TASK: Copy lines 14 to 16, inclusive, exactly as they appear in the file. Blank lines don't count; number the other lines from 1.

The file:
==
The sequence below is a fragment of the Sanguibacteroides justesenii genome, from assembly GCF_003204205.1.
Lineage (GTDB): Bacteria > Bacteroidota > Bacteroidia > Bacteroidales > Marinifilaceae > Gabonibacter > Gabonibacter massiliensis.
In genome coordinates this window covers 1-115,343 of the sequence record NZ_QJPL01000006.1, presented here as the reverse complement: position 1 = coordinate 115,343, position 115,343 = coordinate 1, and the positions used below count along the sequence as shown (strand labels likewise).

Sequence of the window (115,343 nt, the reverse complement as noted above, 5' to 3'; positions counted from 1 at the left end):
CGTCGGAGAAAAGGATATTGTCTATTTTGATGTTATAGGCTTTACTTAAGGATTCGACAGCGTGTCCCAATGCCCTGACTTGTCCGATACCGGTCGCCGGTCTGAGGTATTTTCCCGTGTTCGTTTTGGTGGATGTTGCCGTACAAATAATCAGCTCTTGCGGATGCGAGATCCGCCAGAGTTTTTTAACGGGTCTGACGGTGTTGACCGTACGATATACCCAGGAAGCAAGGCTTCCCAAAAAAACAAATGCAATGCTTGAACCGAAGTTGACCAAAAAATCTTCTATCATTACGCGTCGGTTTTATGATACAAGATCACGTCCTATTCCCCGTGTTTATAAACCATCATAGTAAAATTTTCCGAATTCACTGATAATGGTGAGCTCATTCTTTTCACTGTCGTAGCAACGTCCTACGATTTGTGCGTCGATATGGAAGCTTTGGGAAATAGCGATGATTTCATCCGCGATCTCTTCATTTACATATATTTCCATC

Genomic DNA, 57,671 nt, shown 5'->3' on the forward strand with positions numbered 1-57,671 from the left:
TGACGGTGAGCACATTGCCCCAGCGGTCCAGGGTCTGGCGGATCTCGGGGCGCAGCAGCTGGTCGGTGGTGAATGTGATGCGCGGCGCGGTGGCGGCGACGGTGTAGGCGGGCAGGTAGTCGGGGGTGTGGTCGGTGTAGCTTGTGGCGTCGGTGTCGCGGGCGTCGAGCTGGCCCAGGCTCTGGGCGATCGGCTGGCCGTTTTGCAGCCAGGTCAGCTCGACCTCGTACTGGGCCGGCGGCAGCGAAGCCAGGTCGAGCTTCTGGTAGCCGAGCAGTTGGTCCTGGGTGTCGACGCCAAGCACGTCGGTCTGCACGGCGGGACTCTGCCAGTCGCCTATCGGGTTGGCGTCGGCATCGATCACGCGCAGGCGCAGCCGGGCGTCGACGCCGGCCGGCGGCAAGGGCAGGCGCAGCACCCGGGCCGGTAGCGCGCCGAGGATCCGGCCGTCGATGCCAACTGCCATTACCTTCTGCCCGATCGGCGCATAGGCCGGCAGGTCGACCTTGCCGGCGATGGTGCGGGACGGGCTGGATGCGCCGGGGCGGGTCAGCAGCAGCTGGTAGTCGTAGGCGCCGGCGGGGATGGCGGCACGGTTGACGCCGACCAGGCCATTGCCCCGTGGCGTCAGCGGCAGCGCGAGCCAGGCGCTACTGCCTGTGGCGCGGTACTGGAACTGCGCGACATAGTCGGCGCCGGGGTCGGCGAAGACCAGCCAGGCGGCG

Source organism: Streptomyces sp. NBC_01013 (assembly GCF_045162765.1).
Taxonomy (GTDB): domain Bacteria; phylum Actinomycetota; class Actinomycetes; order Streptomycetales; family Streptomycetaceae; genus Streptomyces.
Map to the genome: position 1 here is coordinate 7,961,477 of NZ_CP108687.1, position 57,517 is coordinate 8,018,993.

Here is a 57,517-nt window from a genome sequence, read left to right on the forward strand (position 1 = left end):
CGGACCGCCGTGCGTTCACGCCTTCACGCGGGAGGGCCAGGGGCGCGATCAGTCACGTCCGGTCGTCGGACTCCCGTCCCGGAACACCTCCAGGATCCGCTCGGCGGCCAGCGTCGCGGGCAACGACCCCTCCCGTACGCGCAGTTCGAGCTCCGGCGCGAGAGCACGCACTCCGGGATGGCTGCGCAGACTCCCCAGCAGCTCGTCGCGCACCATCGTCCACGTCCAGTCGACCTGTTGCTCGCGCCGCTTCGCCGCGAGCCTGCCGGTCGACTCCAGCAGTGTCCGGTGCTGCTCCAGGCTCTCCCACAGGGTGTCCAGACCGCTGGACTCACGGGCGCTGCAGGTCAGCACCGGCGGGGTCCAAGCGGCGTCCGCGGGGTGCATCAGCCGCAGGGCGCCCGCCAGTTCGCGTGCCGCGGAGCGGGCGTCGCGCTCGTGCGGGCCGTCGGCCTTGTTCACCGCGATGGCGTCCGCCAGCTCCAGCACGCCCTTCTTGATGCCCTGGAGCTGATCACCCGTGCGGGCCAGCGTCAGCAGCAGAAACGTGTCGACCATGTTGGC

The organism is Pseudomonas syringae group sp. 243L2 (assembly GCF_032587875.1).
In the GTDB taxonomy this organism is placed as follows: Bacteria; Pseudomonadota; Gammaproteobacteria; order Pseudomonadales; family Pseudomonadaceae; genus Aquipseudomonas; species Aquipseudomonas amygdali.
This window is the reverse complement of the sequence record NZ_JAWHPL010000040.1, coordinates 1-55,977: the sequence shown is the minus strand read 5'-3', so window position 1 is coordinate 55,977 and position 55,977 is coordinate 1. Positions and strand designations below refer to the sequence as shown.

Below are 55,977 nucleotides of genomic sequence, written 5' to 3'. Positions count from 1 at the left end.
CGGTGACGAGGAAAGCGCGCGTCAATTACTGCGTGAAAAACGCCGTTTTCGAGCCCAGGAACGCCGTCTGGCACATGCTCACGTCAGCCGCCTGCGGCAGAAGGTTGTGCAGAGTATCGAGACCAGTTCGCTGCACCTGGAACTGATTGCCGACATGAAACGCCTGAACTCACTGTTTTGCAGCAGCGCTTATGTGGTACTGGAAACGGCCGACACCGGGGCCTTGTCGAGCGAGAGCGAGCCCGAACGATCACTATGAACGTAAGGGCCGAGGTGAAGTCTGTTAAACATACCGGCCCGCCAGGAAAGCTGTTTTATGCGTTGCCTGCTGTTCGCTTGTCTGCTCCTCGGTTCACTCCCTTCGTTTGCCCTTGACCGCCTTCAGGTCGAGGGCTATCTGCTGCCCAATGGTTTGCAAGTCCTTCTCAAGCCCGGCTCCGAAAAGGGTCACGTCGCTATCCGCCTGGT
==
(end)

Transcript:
In the GTDB taxonomy this organism is placed as follows: Bacteria; Pseudomonadota; Gammaproteobacteria; order Pseudomonadales; family Pseudomonadaceae; genus Aquipseudomonas; species Aquipseudomonas amygdali.
This window is the reverse complement of the sequence record NZ_JAWHPL010000040.1, coordinates 1-55,977: the sequence shown is the minus strand read 5'-3', so window position 1 is coordinate 55,977 and position 55,977 is coordinate 1. Positions and strand designations below refer to the sequence as shown.

Below are 55,977 nucleotides of genomic sequence, written 5' to 3'. Positions count from 1 at the left end.